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The gift of the fragile 

Every once in a while, right before the December holidays, I come across a copy of O. Henry’s remarkable story “The Gift of the Magi.” It’s the tale of a man and a woman who do not have any money to buy Christmas presents, so they sell the two possessions that mean the most to them in order to buy one another something beautiful. She buys him a fob for his prized watch; he buys her combs for her gleaming wealth of hair. Neither party is aware of what the other has given up in order to offer the other a luxury.

This story is catalogued in my brain in such a way that I hope I never forget that the gifts we give each other, the best ones anyway, require us to give up a hank of ourselves. 

At this point in this story, I know you’re asking yourself: What on god’s green earth does this have to do with fashion? 


I had my own gift-of-the-magi fashion moment three days ago. In order to tell you the story, I will have to give you a little bit of myself. So, dear reader, the unvarnished truth is my offering to you this holiday season. 

Six years ago, I became sick. Illness hit me like a hard wall of water. After some confusion, I was started on treatments to help me rebuild my body and my brain. Unable to drive or work, to remember small details, to wash my hair, I had to set aside my dignity and ask for much-needed help.  

My friends and family gave of their time and spirit, at great cost, and I am mostly healed. One of the things I did not recover is my memory. I have lose my furshlugginer keys five or more times a day. Several times I managed to lock myself inside my own house. 

After losing my entire key ring, a gorgeous handcrafted thing that was handed down to me by my mother 17 years ago, my Auntie R. took matters into her own hands. With her typical verve, she commanded me in a sweet voice to come and pick her up so we could go to the great nexus of holiday shopping, North Star Mall. 

On that appointed day and time, we arrived to find the mall mostly empty of shoppers, but full of the glorious objets trotted out for this time of year. Auntie R., no stranger to fashion absolute, let me prattle on about how Juicy Couture was started by two women making saucy sweatsuits, and that the word couture did not enter mass consciousness until they embroidered it on many a suburban derriere. 

We wound our way through the kiosks and bright glass shops until we came to an exclusive retailer whose stock in trade is luggage. Firmly, she led me inside and asked the manager to show us the key fobs. 

Key fobs, as you know, are one of the smartest marketing tools the fashion houses use to get the female mind focused around their labeling concept. Inexpensive compared to the actual purses, you can buy a fob without spending, say, two months’ worth of grocery money. 

The fobs were too small, bound to get lost. Auntie R. pulled me aside and showed me her purse. Inside was a small bag where she keeps her keys. In a patient voice, she explained that for the last 20 years, she had kept all of her keys in a little leather bag, so as not to lose them. 

Ah, I thought. That makes perfect sense. Instead of trying over and over again to get my brain to remember something like a keychain, I should get a bag to put inside my purse to carry my keys.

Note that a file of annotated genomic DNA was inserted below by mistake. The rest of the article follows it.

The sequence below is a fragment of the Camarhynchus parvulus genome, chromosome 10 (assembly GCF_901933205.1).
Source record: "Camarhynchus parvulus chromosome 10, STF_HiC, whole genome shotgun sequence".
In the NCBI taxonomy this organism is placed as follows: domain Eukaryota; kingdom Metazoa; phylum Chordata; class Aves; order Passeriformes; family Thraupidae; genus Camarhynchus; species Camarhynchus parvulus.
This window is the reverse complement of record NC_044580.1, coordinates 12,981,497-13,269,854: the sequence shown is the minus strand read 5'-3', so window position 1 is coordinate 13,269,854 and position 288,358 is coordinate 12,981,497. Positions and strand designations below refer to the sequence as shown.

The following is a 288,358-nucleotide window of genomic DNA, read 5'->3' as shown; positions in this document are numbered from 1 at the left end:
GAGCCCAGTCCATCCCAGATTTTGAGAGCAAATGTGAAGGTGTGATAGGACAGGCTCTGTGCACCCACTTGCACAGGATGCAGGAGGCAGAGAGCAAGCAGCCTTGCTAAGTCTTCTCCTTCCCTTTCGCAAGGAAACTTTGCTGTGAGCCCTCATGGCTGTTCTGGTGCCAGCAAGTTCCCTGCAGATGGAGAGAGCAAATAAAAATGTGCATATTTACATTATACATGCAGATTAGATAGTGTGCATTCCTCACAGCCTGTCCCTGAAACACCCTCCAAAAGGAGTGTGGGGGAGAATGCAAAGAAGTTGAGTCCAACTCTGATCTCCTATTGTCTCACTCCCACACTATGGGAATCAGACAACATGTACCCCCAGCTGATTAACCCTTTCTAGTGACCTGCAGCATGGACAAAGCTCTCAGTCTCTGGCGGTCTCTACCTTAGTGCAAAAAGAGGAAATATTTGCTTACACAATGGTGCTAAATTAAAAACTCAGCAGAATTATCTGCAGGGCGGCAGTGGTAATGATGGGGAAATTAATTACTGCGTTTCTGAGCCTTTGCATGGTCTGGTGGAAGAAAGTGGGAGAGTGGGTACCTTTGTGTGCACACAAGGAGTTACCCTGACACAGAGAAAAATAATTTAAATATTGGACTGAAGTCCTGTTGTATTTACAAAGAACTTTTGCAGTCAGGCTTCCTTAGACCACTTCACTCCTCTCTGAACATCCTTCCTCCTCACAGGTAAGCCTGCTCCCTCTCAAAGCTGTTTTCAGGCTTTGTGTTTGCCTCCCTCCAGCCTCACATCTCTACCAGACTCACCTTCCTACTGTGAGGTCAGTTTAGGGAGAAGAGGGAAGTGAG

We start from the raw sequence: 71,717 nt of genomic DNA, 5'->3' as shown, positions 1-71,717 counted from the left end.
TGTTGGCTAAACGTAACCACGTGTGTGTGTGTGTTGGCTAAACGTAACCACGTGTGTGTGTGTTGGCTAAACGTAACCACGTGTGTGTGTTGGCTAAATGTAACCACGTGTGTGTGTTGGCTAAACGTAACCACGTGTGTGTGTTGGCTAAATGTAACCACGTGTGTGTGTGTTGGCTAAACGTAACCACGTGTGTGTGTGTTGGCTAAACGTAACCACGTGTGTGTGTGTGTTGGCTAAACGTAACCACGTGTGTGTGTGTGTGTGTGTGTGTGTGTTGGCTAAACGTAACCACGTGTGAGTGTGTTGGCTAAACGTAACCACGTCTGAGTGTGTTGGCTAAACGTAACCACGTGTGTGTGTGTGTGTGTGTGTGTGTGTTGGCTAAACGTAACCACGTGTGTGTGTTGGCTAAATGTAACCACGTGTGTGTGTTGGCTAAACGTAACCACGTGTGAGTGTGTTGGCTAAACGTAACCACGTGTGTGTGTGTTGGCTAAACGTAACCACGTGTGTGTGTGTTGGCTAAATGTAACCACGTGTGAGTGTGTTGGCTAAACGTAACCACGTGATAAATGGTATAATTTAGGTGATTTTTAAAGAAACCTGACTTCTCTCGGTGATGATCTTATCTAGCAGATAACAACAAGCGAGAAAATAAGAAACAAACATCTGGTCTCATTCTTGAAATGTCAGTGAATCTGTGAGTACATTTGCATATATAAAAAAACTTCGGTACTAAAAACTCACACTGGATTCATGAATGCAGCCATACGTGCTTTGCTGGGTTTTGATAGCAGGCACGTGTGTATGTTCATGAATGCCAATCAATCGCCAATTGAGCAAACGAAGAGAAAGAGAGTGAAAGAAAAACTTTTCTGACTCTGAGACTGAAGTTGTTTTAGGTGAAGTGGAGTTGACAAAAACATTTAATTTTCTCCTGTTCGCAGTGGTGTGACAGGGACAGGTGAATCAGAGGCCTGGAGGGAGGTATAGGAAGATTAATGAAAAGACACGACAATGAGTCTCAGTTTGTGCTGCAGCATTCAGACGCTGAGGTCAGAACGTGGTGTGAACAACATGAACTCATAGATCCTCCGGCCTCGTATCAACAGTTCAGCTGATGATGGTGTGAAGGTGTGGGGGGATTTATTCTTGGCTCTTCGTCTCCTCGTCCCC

And then, to my great horror, she asked the manager to pull down all the expensive little bags that might be attached to the inside of one’s purse. Too much, I hissed. She put her hand on my arm. “Just wait.” 

Auntie R. went through the bags one by one until she found one that was small and sturdy, that matched all of my purses, that had a thingamabob inside to which you could connect your keys, with a strap to click around your purse handle so that you couldn’t remove it without effort.  

She then sent me outside to fret while she paid for this expensive thing. This is a woman who works very hard for what she has, and she is well aware of the cost of such a luxury. Bright and jaunty and sweet, she came outside and handed me the bag, and afterward, with the gentleness only my Auntie R. can muster, asked me to put my keys, medications and other important items into the bag. 

Right now, I am shaking my head as I write this, looking at the exquisite, tailored bag inside my purse. I am full of emotions that surpass style, surpass illness, surpass even the fragility of this moment. I have not lost my keys once in the last four days. Oh, Aunt R., I would give you my silver watch, my over-processed hair, my vintage hat collection, and my shiny red heart, all tied up with silver silk ribbon. You have given me the inimitable gift of dignity and time, two stylish items no woman should ever be without. 


Far be it from us to recommend a trip to the mall, but we know the Shops at La Cantera aren’t open from 8 a.m.-9 p.m. the day after Christmas because y’all are staying home for extra family time. A few good reasons to head out there with your gift cards in hand: Nordstrom’s makeup counter will be lashing the ladies (and daring dudes) with the new MAC Dame Edna line, while gentlemen escorts can stock up at the Men’s Half-Yearly Sale (Double Reward points, too, whoo!). Several other sales are ongoing as well, including Macy’s Annual Blowout and Burberry’s big sale, which set with the sun.

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